December 14th, 2007

snail power

i'm tired of shakespeare

You know, the reason you will never see me arguing about fanfiction as a legitimate creative enterprise is because I can't conceptualize the idea of a hierarchy of creativity. It causes a communication breakdown from the first word; I stare blankly at the counterarguments that might as well be sanskrit for all the sense they make; how do you answer sanskrit? In sanskrit. You see the problem.

As much as I support the Organization of Transformative Works and all that comes with it, I can't quite get past the fact that with this movement comes this: as a fanfic writer I'm being asked, my culture is being asked, to prove why we should have the right to exist.

I resent it on behalf of myself, who luckily won't be asked to personally stand up and represent--I leave that to those who are involved in the OTW, to the scholars and the intellectuals, what I am not and what I will never be. But I resent my culture is being asked to do so; worse, I resent the fact we are being asked to represent fandom as a single culture in itself, asked to homogenize ourselves into something singular instead of plural, and asked, in essence, to explain why we want this.

I read about the transformative process, the history of literature, Homer and Shakespeare and Chaucer; modern reinterpretations of Cinderella and Jane Austen and the Illiad. Here's the thing; they aren't my ancestors, not in what I write.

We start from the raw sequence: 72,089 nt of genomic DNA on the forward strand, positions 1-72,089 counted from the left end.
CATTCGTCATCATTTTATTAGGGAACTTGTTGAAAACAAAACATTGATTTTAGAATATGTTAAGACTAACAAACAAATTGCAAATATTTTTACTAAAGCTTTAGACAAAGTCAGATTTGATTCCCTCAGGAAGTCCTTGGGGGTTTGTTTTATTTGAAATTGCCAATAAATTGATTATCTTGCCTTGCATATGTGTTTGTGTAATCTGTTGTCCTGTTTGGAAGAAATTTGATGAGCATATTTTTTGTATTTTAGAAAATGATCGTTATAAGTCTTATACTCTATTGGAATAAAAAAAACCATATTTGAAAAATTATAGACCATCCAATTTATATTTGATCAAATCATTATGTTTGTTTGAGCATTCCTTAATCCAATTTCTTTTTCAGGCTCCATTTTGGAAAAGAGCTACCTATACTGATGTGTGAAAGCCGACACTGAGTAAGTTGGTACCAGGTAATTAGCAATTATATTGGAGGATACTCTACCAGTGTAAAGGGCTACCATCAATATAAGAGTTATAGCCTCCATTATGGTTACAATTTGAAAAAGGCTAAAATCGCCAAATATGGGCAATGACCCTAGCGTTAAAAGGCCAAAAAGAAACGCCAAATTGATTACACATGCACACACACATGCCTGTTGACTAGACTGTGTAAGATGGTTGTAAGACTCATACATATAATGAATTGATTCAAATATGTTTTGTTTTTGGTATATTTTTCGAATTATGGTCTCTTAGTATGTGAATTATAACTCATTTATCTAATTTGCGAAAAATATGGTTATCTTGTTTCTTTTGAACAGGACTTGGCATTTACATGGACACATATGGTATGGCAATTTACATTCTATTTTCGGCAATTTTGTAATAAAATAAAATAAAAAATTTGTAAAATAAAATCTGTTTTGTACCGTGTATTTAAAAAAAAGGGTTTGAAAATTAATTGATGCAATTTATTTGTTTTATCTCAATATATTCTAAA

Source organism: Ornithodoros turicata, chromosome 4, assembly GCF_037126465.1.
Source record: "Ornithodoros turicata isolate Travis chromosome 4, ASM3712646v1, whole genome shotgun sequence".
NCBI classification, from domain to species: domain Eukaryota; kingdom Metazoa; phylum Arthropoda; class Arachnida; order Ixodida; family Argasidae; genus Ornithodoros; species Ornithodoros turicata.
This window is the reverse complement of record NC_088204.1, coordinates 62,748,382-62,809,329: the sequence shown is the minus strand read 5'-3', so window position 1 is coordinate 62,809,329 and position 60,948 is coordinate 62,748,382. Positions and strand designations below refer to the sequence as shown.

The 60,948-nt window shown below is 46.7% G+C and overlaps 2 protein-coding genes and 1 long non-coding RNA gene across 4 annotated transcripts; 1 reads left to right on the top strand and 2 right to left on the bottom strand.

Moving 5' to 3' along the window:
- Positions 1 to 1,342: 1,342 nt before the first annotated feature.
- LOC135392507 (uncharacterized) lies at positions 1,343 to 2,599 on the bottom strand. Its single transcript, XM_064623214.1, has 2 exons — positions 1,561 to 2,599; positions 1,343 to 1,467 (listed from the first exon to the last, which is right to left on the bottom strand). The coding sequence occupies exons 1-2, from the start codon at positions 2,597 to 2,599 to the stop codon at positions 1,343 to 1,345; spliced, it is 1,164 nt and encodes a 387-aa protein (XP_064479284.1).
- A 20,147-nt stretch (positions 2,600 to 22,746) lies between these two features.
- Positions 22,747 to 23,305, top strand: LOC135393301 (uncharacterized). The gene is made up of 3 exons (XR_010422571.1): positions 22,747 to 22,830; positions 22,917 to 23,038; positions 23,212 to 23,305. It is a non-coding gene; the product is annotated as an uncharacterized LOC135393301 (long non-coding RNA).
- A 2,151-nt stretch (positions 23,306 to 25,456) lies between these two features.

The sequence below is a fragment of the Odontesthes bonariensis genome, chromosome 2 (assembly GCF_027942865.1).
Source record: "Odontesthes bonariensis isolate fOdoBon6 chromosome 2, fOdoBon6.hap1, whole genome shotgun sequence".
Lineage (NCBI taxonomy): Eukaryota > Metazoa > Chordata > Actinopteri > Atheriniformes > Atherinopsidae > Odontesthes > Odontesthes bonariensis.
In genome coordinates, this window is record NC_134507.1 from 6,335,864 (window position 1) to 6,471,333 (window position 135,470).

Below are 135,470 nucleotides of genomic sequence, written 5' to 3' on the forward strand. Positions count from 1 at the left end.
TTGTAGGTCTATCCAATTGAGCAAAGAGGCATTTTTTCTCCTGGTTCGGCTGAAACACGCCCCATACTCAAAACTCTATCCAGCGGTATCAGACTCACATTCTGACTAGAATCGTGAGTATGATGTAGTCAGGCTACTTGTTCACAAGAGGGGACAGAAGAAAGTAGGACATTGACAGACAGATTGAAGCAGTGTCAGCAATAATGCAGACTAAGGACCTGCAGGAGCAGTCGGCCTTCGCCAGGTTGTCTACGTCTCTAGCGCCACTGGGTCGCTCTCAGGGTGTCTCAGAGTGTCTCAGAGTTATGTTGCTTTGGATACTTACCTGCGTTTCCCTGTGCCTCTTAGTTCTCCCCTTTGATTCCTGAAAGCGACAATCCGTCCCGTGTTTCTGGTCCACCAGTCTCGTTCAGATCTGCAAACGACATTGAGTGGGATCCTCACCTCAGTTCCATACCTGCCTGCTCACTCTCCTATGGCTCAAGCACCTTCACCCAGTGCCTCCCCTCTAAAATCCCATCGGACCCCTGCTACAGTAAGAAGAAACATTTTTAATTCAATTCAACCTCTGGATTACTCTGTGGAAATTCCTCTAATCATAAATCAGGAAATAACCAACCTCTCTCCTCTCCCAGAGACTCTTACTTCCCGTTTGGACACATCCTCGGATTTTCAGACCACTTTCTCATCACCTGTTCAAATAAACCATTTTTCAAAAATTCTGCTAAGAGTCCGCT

My genealogy is a long one; my creative ancestors were poor bards and village elders and traders who wandered the world and brought stories back from wherever they went. Shakespeare doesn't legitimize what I write; it is legitimate because I wrote it. I'm following in the footsteps of those who did it as I did; not for money, for compensation, for a king's pleasure or a publisher's profit. I do it because I love to tell the story I heard and I want to share it with others.

Here's the thing:

I've always wanted to be able to create a perfect sentence; a sentence that encapsulates a concept, an idea, that can speak an absolute truth. I think all writers do; we spend a million words searching for it, read for it, hope for it, and sometimes, we're so close we hurt. I'm not even close right now; I don't know how to argue something I've always known.

I respect the arguments made for my hobby: yes, Shakespeare and Chaucer and Homer. I just don't think that they are our only models.

Mostly, I want to not be tempted to read these damn discussions. It's bad enough to read how your hobby is the equivalent of letting the terrorists win; it's worse when you realize that even as a practitioner, you don't have the necessary authority to defend it.